Apparently, Vietnam hasn’t got a custom to tip but the “open door” policy in the late 1980′ had paved the way for many a cultures and practices to be arrived. When private economy was excepted, good international brands invaded, iphone and ipad are used widely, travel and hospitality industry become a hot career to the young workers. In such a case, tipping is gradually becoming a concept that is more often to be known among service industries as travel, hotel and restaurant as well as some related others.
Since tipping was originally not a norm and being a new concept, it is also not a compulsory thing to do and very much base on how services delivered. If you are treated well and get the excellent service, leaving a tip is something you might consider. If the service or delivery is low, then definitely not a penny handed. Presumably if the staff ( guide/waiter/driver/chambermaid…. ) makes your travel/stay a memorable one with extraordinary services, let’s view the following references:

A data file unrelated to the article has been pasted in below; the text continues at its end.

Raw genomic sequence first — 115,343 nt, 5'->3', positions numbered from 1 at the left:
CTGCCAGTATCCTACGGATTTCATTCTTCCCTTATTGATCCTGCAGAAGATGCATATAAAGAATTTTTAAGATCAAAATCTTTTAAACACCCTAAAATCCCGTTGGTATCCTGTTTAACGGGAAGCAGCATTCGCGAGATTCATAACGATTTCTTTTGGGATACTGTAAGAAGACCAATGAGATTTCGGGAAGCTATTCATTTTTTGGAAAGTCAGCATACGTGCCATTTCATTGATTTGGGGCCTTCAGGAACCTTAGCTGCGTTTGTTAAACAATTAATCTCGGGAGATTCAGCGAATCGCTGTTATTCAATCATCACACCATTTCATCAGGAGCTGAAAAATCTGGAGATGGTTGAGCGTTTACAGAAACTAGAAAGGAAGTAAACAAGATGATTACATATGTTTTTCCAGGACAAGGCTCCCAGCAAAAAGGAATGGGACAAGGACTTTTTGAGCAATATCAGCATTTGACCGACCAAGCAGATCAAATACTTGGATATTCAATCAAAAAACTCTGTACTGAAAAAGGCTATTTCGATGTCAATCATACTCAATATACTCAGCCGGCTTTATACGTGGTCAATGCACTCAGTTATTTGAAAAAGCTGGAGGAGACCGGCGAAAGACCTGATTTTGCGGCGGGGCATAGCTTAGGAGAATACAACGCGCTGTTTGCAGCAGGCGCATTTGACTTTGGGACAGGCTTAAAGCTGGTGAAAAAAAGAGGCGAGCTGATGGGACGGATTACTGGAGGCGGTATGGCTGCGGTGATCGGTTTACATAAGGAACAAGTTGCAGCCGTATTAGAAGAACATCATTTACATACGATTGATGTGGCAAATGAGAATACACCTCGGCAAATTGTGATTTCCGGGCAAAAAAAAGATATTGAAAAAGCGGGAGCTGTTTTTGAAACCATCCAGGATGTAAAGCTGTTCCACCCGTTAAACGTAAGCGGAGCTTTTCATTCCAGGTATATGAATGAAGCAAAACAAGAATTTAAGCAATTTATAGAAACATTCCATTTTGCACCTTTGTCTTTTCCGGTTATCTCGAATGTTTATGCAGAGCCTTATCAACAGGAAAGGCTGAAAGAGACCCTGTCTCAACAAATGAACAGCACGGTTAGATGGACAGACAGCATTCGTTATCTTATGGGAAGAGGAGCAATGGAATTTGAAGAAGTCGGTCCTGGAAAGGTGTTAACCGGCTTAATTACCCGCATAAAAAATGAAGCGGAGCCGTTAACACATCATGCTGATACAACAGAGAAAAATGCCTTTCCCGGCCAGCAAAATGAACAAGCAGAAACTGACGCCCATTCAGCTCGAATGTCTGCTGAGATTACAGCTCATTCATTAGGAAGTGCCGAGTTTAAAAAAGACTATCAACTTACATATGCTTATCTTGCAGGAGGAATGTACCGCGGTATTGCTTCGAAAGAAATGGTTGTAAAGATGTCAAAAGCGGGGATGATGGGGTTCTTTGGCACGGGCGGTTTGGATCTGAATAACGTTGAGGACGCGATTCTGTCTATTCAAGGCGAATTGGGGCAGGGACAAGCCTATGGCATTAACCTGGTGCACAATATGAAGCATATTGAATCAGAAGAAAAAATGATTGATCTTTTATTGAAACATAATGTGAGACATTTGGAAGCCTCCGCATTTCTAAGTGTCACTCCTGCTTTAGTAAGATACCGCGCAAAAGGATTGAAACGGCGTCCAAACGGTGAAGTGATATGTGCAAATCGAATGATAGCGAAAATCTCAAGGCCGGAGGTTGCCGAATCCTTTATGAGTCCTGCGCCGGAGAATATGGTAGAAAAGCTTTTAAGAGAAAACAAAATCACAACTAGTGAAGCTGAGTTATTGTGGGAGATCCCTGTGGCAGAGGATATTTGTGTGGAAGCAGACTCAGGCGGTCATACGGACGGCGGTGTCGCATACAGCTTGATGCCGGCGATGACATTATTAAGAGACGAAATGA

Chamber maid: $1-$1.5 per night
Waiter: $0.5 – $2 depend on the small or the big meal
Guide: $7 – $10 per day
Driver: $3 – $6 per day
Bell Captain: $0.5 – $1 per luggage up/down.
Taxi driver: $0.5 or round up the payment. If it is a long journey, then tip like driver.
These sharing is from my real experience and observation over a decade travel to Vietnam and working in this travel industry. I hope it will be of some help and that you have a guideline to follow, just in case.
Happy planning and traveling!
Indochina Voyages Team.